MP Yasser al-Qady has submitted a parliamentary motion calling on the prime minister and the ministers of interior and endowments to halt what he called a "Shia tide" in Egypt and an abuse of the freedom acquired after the 25 January uprising.
He said the security service has failed to to do this, and that Al-Azhar also failed to combat attempts to spread Shia beliefs in Egypt at both theoretical and practical levels after Shia scholar Ali al-Kurani's recent visit to Egypt
Qady described the Lebanese scholar's visit, during which held forums and conferences, as an attempt to spread Shia beliefs.
Qady called for the implementation of Article 10 of Law 20/1936, which allows the Cabinet to confiscate publications that discuss religion in a way that could undermine public security.
Shia Muslims were shunned from Egypt’s political and social life throughout the 30-year regime of ousted leader Hosni Mubarak. There are no official statistics on the number of Shias in Egypt, but experts on the country’s religious minorities estimate their number between 50,000 and 80,000, a relatively small proportion of Egypt’s population of 85 million. Some were banned from traveling abroad and repeatedly arrested by the security services of Mubarak’s regime.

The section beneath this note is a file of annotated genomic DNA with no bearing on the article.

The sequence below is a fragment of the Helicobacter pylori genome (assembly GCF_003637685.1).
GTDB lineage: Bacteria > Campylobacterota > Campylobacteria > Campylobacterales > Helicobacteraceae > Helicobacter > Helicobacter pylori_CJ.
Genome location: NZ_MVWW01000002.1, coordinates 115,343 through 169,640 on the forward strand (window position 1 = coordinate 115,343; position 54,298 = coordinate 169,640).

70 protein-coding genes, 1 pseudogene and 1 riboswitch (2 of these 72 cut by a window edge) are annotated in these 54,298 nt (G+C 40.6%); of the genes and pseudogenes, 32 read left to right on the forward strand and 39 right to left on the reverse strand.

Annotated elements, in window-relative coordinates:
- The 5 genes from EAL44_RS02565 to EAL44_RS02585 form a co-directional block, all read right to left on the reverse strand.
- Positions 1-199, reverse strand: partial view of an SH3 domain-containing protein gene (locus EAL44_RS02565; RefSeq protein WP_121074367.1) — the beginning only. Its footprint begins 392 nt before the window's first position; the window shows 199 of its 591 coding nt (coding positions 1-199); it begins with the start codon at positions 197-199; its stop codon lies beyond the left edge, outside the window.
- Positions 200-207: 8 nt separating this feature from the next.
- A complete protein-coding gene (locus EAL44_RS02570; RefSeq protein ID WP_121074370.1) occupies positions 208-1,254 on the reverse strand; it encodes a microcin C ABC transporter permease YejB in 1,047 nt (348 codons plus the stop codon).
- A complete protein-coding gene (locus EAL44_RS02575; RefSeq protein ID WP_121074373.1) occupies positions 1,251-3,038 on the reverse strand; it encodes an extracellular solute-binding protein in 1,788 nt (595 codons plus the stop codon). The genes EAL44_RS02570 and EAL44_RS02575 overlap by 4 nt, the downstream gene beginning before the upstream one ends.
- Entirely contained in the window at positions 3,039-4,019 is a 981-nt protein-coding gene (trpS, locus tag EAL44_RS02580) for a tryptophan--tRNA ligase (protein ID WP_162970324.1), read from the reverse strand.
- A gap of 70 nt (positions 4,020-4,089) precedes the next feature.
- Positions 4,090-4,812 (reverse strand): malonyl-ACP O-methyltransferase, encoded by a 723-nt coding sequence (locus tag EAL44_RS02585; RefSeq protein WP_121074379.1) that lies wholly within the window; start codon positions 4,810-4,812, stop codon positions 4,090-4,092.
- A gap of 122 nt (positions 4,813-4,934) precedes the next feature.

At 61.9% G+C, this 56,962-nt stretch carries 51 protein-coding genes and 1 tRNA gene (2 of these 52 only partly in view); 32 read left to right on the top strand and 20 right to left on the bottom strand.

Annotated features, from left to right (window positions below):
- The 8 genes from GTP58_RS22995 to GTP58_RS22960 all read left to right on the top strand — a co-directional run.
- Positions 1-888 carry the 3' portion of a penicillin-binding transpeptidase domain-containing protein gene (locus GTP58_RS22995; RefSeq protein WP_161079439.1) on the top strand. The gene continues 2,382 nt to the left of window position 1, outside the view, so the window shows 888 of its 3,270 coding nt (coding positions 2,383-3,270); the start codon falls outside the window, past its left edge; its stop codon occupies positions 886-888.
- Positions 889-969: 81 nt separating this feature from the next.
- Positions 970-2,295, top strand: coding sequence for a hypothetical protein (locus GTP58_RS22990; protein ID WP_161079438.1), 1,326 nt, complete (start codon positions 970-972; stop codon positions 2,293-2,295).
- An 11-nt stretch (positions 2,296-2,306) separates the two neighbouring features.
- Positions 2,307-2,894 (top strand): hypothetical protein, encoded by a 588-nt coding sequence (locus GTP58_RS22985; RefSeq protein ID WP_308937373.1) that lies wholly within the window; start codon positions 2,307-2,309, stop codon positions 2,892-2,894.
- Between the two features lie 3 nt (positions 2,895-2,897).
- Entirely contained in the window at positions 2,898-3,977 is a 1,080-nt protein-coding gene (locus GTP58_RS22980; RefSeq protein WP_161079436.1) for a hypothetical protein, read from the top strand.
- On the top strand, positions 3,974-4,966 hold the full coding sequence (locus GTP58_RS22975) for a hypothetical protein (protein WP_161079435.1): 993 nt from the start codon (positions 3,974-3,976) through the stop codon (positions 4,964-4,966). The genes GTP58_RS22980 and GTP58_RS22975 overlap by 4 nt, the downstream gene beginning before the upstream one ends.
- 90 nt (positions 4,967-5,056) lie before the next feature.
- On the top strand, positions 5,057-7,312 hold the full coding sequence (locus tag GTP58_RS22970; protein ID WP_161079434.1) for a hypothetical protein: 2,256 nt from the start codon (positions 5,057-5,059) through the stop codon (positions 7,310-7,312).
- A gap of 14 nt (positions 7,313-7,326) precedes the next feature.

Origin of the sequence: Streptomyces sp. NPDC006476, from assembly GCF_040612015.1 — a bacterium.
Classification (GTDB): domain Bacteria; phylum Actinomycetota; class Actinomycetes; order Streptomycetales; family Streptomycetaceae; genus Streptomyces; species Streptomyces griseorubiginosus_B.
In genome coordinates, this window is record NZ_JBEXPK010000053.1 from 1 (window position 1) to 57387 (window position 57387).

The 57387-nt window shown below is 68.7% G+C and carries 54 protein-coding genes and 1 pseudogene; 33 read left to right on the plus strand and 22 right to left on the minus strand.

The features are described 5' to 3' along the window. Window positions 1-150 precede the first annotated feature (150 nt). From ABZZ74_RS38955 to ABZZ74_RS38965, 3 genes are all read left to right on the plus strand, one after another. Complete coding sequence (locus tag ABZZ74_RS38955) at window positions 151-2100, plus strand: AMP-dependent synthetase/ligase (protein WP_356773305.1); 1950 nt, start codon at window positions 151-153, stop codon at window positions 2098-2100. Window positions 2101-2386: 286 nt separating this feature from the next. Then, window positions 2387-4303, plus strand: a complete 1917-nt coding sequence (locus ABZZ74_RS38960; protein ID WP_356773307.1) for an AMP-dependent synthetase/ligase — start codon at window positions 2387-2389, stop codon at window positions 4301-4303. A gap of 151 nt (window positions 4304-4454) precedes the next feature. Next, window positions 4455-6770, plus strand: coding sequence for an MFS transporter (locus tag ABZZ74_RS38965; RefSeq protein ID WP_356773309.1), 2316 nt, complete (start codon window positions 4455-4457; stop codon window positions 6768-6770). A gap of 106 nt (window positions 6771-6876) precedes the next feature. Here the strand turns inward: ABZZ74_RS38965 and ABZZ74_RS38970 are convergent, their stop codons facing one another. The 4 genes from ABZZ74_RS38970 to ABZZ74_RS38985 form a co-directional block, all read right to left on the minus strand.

Some religious groups in Egypt, such as the Salafis — who follow the Sunni doctrine and became heavily involved in the Egyptian political arena after the 25 January uprising last year — are against Shias establishing a political party or even engaging in any political activity.
They accuse Shias of being financed by Iran to spread the doctrine in Egypt, where the majority are Sunni Muslims.
Edited translation from Al-Masry Al-Youm